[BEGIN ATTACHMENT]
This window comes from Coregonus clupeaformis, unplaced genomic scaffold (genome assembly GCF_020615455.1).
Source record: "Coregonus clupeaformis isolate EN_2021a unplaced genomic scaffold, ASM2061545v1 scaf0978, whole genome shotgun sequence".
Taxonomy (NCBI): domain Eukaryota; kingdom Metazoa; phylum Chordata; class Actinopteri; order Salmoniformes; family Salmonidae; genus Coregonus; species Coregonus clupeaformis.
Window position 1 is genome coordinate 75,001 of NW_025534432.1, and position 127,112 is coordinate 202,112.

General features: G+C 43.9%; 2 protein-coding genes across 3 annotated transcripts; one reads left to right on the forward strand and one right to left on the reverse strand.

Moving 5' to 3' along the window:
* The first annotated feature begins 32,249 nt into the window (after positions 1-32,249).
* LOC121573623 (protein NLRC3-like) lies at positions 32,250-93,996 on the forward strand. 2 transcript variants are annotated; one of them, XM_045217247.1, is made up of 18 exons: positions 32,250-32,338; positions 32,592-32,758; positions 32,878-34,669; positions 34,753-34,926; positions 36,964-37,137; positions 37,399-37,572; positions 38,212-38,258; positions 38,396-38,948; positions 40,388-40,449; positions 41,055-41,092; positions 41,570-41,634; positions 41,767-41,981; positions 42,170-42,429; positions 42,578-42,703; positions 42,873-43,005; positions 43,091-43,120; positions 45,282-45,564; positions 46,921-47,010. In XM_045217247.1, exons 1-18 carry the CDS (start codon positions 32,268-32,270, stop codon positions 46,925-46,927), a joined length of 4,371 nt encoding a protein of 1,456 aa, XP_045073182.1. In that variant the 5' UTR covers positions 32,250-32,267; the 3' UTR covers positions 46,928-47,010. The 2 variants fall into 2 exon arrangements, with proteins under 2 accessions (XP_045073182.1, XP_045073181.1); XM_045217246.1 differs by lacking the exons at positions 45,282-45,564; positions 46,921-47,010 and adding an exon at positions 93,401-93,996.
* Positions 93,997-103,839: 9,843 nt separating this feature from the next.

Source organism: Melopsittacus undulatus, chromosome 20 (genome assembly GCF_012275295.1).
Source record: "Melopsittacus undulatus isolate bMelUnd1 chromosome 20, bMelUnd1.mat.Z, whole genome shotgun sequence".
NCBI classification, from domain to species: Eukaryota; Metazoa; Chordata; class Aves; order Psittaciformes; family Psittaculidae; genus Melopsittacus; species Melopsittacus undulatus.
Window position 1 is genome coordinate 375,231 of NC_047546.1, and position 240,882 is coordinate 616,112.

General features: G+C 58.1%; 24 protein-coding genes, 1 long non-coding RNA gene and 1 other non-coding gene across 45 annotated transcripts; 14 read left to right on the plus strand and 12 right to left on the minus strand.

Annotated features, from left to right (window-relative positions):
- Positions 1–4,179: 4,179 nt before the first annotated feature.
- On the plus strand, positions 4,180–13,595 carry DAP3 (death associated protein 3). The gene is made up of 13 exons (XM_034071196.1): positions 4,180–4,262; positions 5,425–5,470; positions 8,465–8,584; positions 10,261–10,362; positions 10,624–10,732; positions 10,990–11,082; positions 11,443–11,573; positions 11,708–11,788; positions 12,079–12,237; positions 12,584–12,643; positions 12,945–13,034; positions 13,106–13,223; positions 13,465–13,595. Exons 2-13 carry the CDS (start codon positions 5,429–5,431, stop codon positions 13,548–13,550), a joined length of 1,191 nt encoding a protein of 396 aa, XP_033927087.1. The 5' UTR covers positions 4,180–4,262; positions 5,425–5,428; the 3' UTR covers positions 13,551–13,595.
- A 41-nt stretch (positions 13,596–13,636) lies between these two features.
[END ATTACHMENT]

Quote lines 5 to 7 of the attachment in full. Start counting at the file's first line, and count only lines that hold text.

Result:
General features: G+C 43.9%; 2 protein-coding genes across 3 annotated transcripts; one reads left to right on the forward strand and one right to left on the reverse strand.

Moving 5' to 3' along the window:
* The first annotated feature begins 32,249 nt into the window (after positions 1-32,249).